In the late eighteenth century, the Reverend William Graham, rector and principle instructor of Liberty Hall Academy (now Washington and Lee University in Lexington, Virginia), annually lectured the senior class, using the Bible as a defense of slavery. Some religious leaders, inappropriately, used the Bible to teach slaves not to challenge or strike their masters, and to willingly accept punishment (1 Peter 2:21). It was common, thought not always strictly enforced, to forbid slaves to learn how to read. Of course, this kept the Bible unavailable to them except as it was shared by their masters or, eventually, by some literate slave or free black preacher.
Saler noted, too, that it's important to consider when Paul wrote Romans. At that time, Christians were being executed by the Roman Empire, he said. What Paul was penning, Saler added, was meant to be a road map to living a gentler life full of charity, a stark contrast to how Paul would have viewed the empire."It's flat-out irresponsible (for Sessions) to use it without attention to the broader context," Saler said. "It's basically practical advice: While you're doing this, sure, go ahead and pay your taxes, give the government its due."But taken as a whole, Romans stands as a counter to unjust government and unjust rule."
~ Dakota Crawford (USA Today)
The devil believes in God but he has no God. The Lord is not his God. To be at enmity with life is to have nothing to live for. To live forever without life is everlasting death: but it is a living and wakeful death without the consolation of forgetfulness. Now the very essence of this death is the absence of hope. The damned have confirmed themselves in the belief that they cannot hope in God. We sometimes think of the damned as men who think of only themselves as good, since all sin flows from pride that refuses to love.
But the pride of those who live as if they believed they were better than anyone else is rooted in a secret failure to believe in their own goodness. If I can see clear enough to realize that I am good because God has willed me to be good, I will at the same time be able to see more clearly the goodness of other men and of God. And I will be more aware of my own failings. I cannot be humble unless I first know that I am good, and know that what is good in me is not my own, and know how easy it is for me to substitute an evil of my own choice for the good that is God's gift to me.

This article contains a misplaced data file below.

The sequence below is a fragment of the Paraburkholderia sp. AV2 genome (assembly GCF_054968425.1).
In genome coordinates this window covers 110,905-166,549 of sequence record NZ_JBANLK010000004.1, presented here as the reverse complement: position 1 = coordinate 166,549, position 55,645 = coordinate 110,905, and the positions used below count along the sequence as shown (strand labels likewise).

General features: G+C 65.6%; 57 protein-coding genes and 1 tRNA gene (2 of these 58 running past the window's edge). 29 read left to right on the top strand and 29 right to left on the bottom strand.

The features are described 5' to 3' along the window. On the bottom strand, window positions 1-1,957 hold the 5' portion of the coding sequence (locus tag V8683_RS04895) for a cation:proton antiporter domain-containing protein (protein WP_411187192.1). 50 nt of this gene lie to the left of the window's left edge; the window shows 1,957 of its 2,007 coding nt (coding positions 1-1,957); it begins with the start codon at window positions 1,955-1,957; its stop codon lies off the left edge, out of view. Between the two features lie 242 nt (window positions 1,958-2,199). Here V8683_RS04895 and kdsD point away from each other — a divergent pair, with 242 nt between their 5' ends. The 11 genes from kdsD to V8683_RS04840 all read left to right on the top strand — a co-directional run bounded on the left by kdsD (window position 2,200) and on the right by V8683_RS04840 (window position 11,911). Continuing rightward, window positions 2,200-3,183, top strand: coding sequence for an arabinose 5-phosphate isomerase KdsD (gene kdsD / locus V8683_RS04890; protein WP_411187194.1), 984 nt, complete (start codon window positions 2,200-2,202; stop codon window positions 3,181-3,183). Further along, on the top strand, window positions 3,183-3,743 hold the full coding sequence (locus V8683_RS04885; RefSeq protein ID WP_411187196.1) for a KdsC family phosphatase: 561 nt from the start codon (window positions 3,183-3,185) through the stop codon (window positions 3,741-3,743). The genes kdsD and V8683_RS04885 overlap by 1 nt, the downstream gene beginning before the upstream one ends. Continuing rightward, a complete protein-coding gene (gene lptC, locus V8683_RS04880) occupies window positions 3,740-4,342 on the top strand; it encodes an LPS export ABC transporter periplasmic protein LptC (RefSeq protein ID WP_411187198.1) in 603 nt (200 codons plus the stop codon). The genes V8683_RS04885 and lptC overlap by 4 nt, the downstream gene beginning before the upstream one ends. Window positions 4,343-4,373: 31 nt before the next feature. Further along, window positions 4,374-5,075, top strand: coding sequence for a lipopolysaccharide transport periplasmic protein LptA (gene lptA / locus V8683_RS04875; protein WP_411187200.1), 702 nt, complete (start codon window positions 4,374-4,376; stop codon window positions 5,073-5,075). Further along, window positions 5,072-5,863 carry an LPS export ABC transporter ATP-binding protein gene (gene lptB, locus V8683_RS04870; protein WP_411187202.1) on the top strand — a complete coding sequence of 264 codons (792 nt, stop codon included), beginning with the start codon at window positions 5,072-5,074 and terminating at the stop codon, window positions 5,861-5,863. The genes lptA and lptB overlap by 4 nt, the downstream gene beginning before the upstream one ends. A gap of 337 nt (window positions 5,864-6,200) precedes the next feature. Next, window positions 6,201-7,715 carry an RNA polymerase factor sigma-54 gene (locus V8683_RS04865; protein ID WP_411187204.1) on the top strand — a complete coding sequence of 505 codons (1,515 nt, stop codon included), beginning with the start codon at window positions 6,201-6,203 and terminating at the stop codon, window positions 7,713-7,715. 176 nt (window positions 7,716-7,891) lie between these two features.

~ Thomas Merton, No Man Is an Island
In the Bible the emphasis upon human rights is rooted in the Judeo-Christian faith. The Mosaic law not only established procedural guarantees before the law, but granted the powerless certain economic claims against the wealthy. Thus, the hungry had the right to glean food (Lev. 19:9-10; Deut. 23:24; 24:19-22; Mt. 12:1). Debtors could expect their loans canceled after seven years (Deut. 15:7-11). Sojourners, widows, and orphans were given special rights to the food brought to the temple as a tithe (Deut. 14:28-29, 26:12-15).
Unfortunately, the rights of the poor were often neglected or even despised. The prophets, however, became an eloquent moral force in reaffirming the civil rights tradition. Their visions of the holy God radicalized their understanding of sin and sensitized them to the extent of economic exploitation occurring in the land (Isaiah 5:16; 6:3-5; Jer. 22:13-16; Ezek. 18:5-18; Micah 3:1-4). Proverbs and religious hymns also highlight that concern (Prov. 14:31; 29:7; Psalm 15; 113:7-9).